For many, boot camp is a time of personal challenge that pushes some people to their limits, but Eugene said Joseph arrived ready to overcome whatever obstacles he faced.
“It was nice that we were able to share that common experience in our lives,” Eugene said. “I always told him, ‘You have to give it everything you’ve got and you go until you can’t go anymore, because that way when you complete basic training, you’ll be complete – you won’t feel like you left anything out there – and that’s exactly how he attacked it.
“He was there to complete the mission. There was never any quit.”
Eugene said Joseph did not express anxiety about drawing duty in Afghanistan.
“We talked about that a lot. He was very excited about the opportunity that we was going to have. I had deployed before and he said, ‘All right, Dad, I’m matching you now. I’m going to finish the job you started.”
Before being a recruiter, Eugene served the Army in Desert Storm.
“He was actually an infant when I was there and it’s kind of ironic that he was going back to Afghanistan and he now had a small child.”
On Joseph’s last visit, in March, he got to see his high school sweetheart, 2008 Warrensburg High School graduate Abbie Lynn Wernimont, and their infant son, Liam Jerome Cemper, born March 15.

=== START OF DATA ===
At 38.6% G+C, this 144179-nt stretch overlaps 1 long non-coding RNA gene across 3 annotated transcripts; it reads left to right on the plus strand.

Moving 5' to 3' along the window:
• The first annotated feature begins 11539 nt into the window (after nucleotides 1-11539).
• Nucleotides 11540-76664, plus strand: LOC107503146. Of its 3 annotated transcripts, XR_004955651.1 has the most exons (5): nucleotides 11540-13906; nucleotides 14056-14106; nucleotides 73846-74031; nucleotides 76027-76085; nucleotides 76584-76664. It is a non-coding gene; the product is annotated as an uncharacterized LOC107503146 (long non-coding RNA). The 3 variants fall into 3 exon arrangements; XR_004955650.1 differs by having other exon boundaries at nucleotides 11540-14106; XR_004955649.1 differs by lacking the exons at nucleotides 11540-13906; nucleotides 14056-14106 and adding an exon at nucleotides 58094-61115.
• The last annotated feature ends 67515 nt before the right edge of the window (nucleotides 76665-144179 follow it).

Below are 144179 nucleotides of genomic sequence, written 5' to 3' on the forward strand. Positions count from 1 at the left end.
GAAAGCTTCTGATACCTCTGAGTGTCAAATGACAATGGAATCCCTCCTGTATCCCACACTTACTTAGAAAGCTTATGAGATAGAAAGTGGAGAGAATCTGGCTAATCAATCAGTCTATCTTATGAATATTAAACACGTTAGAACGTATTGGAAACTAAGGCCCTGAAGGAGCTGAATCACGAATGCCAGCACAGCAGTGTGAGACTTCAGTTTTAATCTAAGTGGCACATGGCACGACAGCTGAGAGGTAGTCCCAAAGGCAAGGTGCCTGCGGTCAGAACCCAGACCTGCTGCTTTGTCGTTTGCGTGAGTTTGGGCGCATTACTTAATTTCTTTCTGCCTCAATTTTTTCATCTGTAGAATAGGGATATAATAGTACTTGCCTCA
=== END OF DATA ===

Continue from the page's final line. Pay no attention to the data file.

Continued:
“She’s part of our family,” Eugene said.
Joseph never lived with the family in Texas, but got to visit.
“He fished in the creek out behind the house here and he caught some catfish. He loved fishing.”
While in Afghanistan, Joseph used social networking to communicate with family.
“I gave him the old Dad pep speeches, you know, you’ll get through and find your happy place – all the important things as far as being deployed – and I let everybody else have all the sweet talk. ... I always ended with saying I love you.”
Joseph’s mother, Angie, said that while in Warrensburg, the family attended First Baptist Church. Joseph had a saying that reflected his beliefs, she said.
“Anybody who played football or any sports with Joe in Warrensburg will know it, and it’s, ‘When I stand before God at the end of my life I would hope that I would not have a single bit of talent left and could say that I used everything you gave me.’ That was kind of the quote that Joseph lived by,” she said. “He had that on his bedroom wall the whole time that we lived in Warrensburg.”
Eugene said Joseph returned to Afghanistan with a goal.
“Before he left this last time for Afghanistan, he said, ‘Dad, I’m going to get a Bronze Star.’ And you know what? He did it.”